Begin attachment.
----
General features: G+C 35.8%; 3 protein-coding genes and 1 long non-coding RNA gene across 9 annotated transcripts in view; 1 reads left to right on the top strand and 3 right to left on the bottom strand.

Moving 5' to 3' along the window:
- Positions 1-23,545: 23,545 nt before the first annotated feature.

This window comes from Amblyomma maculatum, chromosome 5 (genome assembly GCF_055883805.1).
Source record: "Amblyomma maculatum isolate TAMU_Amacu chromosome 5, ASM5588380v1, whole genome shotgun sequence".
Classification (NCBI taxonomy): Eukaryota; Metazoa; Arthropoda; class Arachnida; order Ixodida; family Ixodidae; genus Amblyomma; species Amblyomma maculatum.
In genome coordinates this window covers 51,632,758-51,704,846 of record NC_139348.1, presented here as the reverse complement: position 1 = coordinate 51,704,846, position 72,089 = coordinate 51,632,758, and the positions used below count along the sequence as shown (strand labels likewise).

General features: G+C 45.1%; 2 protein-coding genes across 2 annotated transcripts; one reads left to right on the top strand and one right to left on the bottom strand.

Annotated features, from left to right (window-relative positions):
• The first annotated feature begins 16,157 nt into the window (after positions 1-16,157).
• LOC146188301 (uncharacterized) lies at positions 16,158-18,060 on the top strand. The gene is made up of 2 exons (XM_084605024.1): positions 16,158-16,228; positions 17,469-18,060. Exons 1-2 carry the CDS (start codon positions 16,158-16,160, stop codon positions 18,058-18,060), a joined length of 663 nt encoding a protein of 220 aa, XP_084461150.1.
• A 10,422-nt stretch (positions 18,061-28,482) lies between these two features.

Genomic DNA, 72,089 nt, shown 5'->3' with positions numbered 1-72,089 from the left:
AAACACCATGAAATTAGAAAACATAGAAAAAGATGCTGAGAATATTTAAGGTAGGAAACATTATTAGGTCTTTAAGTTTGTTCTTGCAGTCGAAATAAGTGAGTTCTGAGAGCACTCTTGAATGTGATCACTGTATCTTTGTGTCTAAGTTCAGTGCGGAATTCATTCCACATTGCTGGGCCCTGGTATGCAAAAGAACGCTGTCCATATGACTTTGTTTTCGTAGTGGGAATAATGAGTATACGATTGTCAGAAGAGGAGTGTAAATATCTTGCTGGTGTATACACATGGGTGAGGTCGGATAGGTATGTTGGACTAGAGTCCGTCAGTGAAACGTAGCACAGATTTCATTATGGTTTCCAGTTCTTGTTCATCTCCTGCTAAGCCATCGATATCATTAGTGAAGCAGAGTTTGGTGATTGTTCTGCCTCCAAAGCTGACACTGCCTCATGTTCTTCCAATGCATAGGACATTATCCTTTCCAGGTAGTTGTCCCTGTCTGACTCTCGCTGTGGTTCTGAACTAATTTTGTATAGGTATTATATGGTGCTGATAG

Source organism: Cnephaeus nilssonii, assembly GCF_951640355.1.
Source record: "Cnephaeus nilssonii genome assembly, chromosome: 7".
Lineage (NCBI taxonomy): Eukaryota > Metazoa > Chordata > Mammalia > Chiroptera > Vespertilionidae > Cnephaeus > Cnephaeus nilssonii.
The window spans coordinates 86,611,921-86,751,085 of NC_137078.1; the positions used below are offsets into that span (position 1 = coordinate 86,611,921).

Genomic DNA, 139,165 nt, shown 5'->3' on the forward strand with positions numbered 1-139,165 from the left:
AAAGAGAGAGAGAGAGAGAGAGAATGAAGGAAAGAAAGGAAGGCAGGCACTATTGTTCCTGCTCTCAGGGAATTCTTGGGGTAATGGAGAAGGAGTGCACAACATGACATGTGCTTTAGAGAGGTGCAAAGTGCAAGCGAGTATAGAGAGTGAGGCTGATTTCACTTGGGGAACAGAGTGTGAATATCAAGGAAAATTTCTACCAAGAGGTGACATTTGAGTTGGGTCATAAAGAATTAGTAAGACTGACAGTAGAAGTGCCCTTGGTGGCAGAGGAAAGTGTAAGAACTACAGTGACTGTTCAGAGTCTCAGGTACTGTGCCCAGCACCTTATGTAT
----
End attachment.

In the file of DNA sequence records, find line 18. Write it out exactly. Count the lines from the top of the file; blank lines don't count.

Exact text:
The window spans coordinates 86,611,921-86,751,085 of NC_137078.1; the positions used below are offsets into that span (position 1 = coordinate 86,611,921).